In a 7-4 loss, there’s a good chance that some players had bad games — to give up seven goals in 60 minutes, it’s inevitable that some players struggled.
That was just the case for the Philadelphia Flyers’ in their 7-4 loss to the Chicago Blackhawks on Tuesday night. Michael Neuvirth allowed four goals on 16 shots, Steve Mason followed that with nine saves on 11 attempts and Mark Streit finished as a minus-three.
But the player taking the most heat from fans is rookie Ivan Provorov. The Russian was a minus-five in the game and some of his mistakes led to goals. The poor game has made some fans even wonder if Provorov will last past his nine-game tryout. However, bringing out the pitchforks and contemplating where Provorov belongs is nothing any fans should be worried about.
The Chicago Nightmare
Provorov simply couldn’t catch a break against the Blackhawks. On Chicago’s second goal, an innocent back-pedalling play caused him to trip over his own feet and allowed Dennis Rasmussen to go in alone:
Mistakes like that happen to every player — that particular incident just happened to be a back-breaking one where the Flyers had some momentum in the game.
Provorov couldn’t escape the fire though. He was already on the ice for the first goal and was on it for the Blackhawks’ last three after the Flyers had tied the game at four. Not only was he not preventing goals, he was allowing them at the worst time.
Bad luck seemed to be draped around the 19-year-old’s neck. On the fourth, he made a strong play at the Philadelphia blue line to stall Patrick Kane for a moment, only to have the puck bounce and land on Kane’s stick allowing him to set up Artemi Panarin and Artem Anisimov on a odd-man break against Mark Streit.
Streit didn’t play the odd-man chance well, deciding to not go to his knees or stomach to block a pass. In fact, the Swiss veteran struggled mightily throughout the game and didn’t help Provorov much at all. He only finished with a healthier plus/minus than Provorov because he was on the ice for a couple Flyers goals when Provorov wasn’t. His offensive style and unsteady defensive play so far may have hindered a rookie like Provorov.
Forgetting the Blackhawks
Every rookie is going to have a tough game or two or many — it’s bound to happen during the transition period, and especially for a defenseman.
Fortunately for the Flyers, it didn’t happen often to Shayne Gostisbehere last season. Unfortunately for Provorov, that may have elevated fans’ expectations for him. But the former-Brandon Wheat King played strong in the Flyers’ first two games and no one was questioning if he was NHL-ready. One bad game doesn’t change that.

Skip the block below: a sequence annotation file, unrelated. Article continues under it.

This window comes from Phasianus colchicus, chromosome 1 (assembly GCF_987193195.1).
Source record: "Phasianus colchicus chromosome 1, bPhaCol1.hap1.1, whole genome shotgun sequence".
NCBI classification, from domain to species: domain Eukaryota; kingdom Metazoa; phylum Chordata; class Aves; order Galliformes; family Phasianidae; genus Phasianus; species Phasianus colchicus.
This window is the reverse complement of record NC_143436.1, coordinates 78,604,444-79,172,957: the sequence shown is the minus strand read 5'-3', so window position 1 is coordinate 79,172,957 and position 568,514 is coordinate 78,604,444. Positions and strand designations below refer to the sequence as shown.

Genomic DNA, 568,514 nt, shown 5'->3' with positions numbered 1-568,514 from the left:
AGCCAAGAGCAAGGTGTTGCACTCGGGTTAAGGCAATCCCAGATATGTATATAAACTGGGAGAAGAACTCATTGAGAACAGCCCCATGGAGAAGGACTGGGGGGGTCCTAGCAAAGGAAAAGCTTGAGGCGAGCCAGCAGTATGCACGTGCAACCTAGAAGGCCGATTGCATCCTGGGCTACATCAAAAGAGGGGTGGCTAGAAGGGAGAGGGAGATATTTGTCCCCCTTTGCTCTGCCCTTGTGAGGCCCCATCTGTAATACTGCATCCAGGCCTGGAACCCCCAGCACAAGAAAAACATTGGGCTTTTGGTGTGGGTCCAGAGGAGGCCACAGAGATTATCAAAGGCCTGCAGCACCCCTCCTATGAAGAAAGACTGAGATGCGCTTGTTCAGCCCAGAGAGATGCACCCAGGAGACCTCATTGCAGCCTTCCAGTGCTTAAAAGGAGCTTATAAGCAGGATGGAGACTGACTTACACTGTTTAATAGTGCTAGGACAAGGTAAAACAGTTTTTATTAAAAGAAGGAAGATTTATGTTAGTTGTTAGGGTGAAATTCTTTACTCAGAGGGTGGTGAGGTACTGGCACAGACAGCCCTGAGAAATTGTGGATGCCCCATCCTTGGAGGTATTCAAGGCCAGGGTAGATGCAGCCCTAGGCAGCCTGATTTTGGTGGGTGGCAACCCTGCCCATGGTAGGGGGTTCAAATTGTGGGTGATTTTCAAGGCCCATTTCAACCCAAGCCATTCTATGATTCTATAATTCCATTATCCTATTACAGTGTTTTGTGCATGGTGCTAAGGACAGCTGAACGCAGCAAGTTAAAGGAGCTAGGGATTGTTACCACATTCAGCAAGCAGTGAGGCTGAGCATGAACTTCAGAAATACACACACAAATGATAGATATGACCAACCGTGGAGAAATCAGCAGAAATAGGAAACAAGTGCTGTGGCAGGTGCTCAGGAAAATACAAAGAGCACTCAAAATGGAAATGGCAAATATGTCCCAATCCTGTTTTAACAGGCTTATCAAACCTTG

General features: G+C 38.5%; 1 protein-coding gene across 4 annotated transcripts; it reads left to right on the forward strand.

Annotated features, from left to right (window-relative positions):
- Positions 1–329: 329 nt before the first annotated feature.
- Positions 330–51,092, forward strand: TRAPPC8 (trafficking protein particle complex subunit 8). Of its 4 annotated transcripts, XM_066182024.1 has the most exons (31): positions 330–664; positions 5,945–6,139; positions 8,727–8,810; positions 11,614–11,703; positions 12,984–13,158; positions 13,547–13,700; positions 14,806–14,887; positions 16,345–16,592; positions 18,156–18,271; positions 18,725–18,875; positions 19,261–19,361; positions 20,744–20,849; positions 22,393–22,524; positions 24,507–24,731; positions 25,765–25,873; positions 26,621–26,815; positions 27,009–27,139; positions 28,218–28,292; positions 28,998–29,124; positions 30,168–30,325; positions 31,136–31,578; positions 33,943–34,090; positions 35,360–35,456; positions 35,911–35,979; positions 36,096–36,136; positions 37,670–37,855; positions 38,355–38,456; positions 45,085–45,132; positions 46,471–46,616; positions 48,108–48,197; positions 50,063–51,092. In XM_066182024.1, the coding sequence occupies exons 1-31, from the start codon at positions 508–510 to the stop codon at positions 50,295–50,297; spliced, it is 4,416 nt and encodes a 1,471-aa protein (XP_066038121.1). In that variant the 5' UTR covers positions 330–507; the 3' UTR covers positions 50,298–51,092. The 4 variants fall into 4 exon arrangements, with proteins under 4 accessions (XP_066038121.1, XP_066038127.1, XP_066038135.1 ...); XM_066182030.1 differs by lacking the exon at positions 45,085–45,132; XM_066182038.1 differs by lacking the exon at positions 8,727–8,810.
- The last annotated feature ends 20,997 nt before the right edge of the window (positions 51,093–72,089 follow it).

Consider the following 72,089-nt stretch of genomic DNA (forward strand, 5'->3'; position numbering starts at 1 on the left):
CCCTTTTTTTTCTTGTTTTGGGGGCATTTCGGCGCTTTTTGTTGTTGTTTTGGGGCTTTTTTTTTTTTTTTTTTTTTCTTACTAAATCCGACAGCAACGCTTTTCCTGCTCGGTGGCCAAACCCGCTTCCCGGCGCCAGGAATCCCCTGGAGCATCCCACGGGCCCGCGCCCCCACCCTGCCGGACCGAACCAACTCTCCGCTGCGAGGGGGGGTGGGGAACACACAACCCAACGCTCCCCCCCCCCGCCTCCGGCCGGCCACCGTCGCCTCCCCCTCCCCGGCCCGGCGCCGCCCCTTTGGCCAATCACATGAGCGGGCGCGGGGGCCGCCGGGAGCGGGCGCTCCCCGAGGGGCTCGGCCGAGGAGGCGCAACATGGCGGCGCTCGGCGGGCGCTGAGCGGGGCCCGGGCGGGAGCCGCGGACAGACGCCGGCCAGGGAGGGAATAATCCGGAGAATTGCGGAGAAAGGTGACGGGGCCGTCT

There could be ways to help Provorov moving forward, though.
First of all, coach Dave Hakstol needs to shelter his minutes a little bit. It’s obviously harder to do that on the road when you get the last line change, but a rookie shouldn’t be playing heavy minutes against defending Hart Trophy recipient Patrick Kane.
The Flyers need to work him into the league slowly, and when he’s ready, which could be sooner rather than later, get him on the ice against the top players in the league. Provorov can still play 20 minutes a night that way and learn the game.
Another important change would be to move Provorov away from Streit when Radko Gudas comes back. As a 38-year-old veteran, it only makes sense to play Gudas with the 19-year-old. But Streit has never been a defensive specialist and it’s not fair to have Provorov play with a blue-liner that will leave him out to dry sometimes. Gudas, on the other hand, ‘thinks the game’ defensively and can play 20-minutes a night with Provorov. That allows the Russian to take more chances while Gudas does what he knows best, which is defend the Flyers’ net.
With Gudas still suspended for the next three games, the only player that can do what he does is Nick Schultz, but he can’t handle 20-minutes a night so for the next while it’s a problem that can’t be fixed.
However, one unfortunate game shouldn’t change anyone’s feelings on Provorov — he’s here to stay. There will be hiccups along the way, but there are steps that can be taken to help prevent those that were highlighted in Tuesday night’s game.
Wes Herrmann graduated from Penn State with a bachelor’s degree in journalism in 2014. He used to write hockey for Cardiac Cane and Broad Street Buzz and has loved the game since birth. Follow him on Twitter at @Wes_Herrm or contact him at firstname.lastname@example.org